Whose Casino Is It Anyway? Boston and Everett, Mass. Duke It Out

Posted on: August 9, 2013, 05:30h. 

Last updated on: August 6, 2013, 10:23h.

The battle continues over who gets to vote on Everett casino plan

While each of the three licensing battles for casino resort projects in Massachusetts has had its share of drama, none has proven more contentious than the fight over the casino slated to be located in the greater Boston area. Now, one Boston mayoral candidate is threatening a lawsuit over one such proposal that would put a casino in the neighboring town of Everett.

Voting Rights

The legal option is related to the idea that neighboring communities would be affected by casino projects, but won’t have a chance to vote on whether those casinos should be opened in the first place. Suffolk District Attorney Daniel F. Conley, a candidate for mayor of Boston, has been one of a handful of candidates who have suggested that all of Boston should be able to vote on a casino that would be located in East Boston, for instance.

When it comes to the proposed Wynn casino project in Everett, Conley says that allowing only Everett residents to vote on it is unfair to the surrounding communities. Should the East Boston proposal fail, then, he would file suit to stop the Everett casino based on the impact it would have on many Boston neighborhoods.

“The Wynn proposal was voted…on in just one community,” Conley said during a press conference at City Hall Plaza, “while residents and businesses from Charlestown to Somerville and beyond will bear its traffic, economic, and social burdens but receive none of the proposed benefits.”

According to the state laws that produced the opportunity for three new casinos in Massachusetts, only communities hosting casinos actually get a vote on whether or not to allow the projects to be built. However, casino developers are required to negotiate compensation, with arbitration required if the casinos and local governments can’t come to a resolution on their own.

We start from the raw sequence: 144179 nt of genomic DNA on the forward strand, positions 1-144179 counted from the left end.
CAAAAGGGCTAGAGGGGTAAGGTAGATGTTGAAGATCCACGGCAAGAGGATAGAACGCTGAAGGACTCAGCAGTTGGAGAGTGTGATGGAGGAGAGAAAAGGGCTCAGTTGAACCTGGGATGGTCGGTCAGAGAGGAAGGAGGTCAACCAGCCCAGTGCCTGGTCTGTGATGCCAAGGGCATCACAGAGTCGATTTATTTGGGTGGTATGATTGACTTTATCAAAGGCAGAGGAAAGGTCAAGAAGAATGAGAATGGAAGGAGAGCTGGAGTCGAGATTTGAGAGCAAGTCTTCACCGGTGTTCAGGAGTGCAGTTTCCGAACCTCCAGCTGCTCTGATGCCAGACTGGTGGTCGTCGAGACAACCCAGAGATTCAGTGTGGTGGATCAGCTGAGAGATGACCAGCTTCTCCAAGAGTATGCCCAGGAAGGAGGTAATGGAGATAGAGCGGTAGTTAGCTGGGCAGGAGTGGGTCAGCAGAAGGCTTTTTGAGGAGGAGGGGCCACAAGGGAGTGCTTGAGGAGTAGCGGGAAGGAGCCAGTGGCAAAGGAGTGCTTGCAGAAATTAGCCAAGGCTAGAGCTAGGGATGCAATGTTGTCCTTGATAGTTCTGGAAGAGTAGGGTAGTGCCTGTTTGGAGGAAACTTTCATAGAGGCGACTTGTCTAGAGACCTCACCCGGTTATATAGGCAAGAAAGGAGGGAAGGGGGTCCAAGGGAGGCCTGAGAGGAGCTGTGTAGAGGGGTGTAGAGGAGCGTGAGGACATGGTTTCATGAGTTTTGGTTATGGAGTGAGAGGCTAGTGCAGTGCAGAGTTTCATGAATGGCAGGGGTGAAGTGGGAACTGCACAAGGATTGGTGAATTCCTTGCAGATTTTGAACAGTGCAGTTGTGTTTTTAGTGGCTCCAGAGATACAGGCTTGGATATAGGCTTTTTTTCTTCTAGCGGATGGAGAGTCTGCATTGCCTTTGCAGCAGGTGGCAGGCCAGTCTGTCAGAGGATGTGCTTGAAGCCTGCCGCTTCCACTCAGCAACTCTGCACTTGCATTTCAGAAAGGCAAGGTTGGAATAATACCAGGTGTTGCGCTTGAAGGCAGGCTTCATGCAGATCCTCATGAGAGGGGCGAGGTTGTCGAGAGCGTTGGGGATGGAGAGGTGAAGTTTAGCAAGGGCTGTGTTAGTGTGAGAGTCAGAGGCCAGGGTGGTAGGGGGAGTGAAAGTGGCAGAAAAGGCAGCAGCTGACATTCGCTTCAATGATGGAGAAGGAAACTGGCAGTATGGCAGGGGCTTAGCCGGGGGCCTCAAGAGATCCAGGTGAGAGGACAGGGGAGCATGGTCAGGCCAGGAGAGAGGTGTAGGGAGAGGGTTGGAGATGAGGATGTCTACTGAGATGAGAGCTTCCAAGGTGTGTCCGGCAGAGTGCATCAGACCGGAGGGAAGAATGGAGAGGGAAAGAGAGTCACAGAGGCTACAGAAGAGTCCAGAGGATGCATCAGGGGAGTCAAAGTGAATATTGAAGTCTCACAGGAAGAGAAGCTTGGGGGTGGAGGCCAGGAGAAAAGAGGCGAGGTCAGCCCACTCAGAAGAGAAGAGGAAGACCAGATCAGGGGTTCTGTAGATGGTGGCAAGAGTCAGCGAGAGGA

Conley has proposed taking a path that is not actually outlined in the 2011 casino law when it comes to the East Boston casino proposal, one that is being developed by Caesars Entertainment and Suffolk Downs. He would have the entire city of Boston vote on whether to approve the proposal, while still granting East Boston veto power over the entire vote. In other words, the casino would have to pass votes in both East Boston alone and across the entire city in order to be approved.

Yay or Nay?

While Conley has not specified whether or not he supports the East Boston casino proposal, a Boston Globe survey found that six of the eight mayoral candidates who answered that question were in favor of it, with just two coming out against it (with Conley and one other candidate not answering the question). Meanwhile, four of ten candidates supported allowing the entire city to vote on the casino, while six favored limiting the vote to just East Boston. Another poll of Boston residents found that 44% were in favor of the casino, while 37% opposed it.

Even if voters back these proposals, only one will ultimately be chosen by the state as the future site of a casino in the Boston area. Along with the Everett and East Boston casino plans, there is also a competing proposal from Crossroads Massachusetts to place a casino in Milford.